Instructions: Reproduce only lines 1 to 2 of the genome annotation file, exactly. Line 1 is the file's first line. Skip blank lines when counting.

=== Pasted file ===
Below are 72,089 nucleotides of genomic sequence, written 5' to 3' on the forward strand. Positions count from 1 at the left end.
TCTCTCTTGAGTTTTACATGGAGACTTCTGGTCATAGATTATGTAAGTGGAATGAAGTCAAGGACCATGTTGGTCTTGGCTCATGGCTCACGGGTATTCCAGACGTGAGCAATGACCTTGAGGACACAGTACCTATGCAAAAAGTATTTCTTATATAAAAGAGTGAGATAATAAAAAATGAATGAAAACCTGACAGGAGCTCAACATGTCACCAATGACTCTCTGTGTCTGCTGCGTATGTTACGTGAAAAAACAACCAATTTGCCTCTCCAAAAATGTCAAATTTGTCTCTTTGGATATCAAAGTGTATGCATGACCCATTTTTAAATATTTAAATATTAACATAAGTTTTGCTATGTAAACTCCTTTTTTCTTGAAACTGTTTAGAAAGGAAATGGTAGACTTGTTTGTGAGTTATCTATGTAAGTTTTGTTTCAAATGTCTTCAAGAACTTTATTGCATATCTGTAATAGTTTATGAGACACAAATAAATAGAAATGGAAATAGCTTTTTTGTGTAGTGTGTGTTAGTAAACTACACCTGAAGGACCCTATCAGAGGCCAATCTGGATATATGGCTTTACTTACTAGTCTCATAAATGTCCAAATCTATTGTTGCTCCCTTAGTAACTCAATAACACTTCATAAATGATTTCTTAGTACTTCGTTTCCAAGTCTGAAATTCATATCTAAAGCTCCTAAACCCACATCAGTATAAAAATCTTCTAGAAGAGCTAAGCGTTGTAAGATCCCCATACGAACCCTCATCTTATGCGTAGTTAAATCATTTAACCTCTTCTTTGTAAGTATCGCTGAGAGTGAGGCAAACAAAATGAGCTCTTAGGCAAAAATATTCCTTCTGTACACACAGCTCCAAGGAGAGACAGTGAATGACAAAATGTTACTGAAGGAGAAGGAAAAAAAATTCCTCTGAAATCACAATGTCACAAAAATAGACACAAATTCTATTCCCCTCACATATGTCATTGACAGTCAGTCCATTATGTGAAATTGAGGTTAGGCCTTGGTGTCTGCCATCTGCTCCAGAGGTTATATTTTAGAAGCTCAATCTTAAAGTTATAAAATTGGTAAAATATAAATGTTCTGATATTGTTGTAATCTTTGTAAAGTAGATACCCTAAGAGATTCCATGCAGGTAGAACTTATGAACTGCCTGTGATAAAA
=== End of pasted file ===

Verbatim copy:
Below are 72,089 nucleotides of genomic sequence, written 5' to 3' on the forward strand. Positions count from 1 at the left end.
TCTCTCTTGAGTTTTACATGGAGACTTCTGGTCATAGATTATGTAAGTGGAATGAAGTCAAGGACCATGTTGGTCTTGGCTCATGGCTCACGGGTATTCCAGACGTGAGCAATGACCTTGAGGACACAGTACCTATGCAAAAAGTATTTCTTATATAAAAGAGTGAGATAATAAAAAATGAATGAAAACCTGACAGGAGCTCAACATGTCACCAATGACTCTCTGTGTCTGCTGCGTATGTTACGTGAAAAAACAACCAATTTGCCTCTCCAAAAATGTCAAATTTGTCTCTTTGGATATCAAAGTGTATGCATGACCCATTTTTAAATATTTAAATATTAACATAAGTTTTGCTATGTAAACTCCTTTTTTCTTGAAACTGTTTAGAAAGGAAATGGTAGACTTGTTTGTGAGTTATCTATGTAAGTTTTGTTTCAAATGTCTTCAAGAACTTTATTGCATATCTGTAATAGTTTATGAGACACAAATAAATAGAAATGGAAATAGCTTTTTTGTGTAGTGTGTGTTAGTAAACTACACCTGAAGGACCCTATCAGAGGCCAATCTGGATATATGGCTTTACTTACTAGTCTCATAAATGTCCAAATCTATTGTTGCTCCCTTAGTAACTCAATAACACTTCATAAATGATTTCTTAGTACTTCGTTTCCAAGTCTGAAATTCATATCTAAAGCTCCTAAACCCACATCAGTATAAAAATCTTCTAGAAGAGCTAAGCGTTGTAAGATCCCCATACGAACCCTCATCTTATGCGTAGTTAAATCATTTAACCTCTTCTTTGTAAGTATCGCTGAGAGTGAGGCAAACAAAATGAGCTCTTAGGCAAAAATATTCCTTCTGTACACACAGCTCCAAGGAGAGACAGTGAATGACAAAATGTTACTGAAGGAGAAGGAAAAAAAATTCCTCTGAAATCACAATGTCACAAAAATAGACACAAATTCTATTCCCCTCACATATGTCATTGACAGTCAGTCCATTATGTGAAATTGAGGTTAGGCCTTGGTGTCTGCCATCTGCTCCAGAGGTTATATTTTAGAAGCTCAATCTTAAAGTTATAAAATTGGTAAAATATAAATGTTCTGATATTGTTGTAATCTTTGTAAAGTAGATACCCTAAGAGATTCCATGCAGGTAGAACTTATGAACTGCCTGTGATAAAA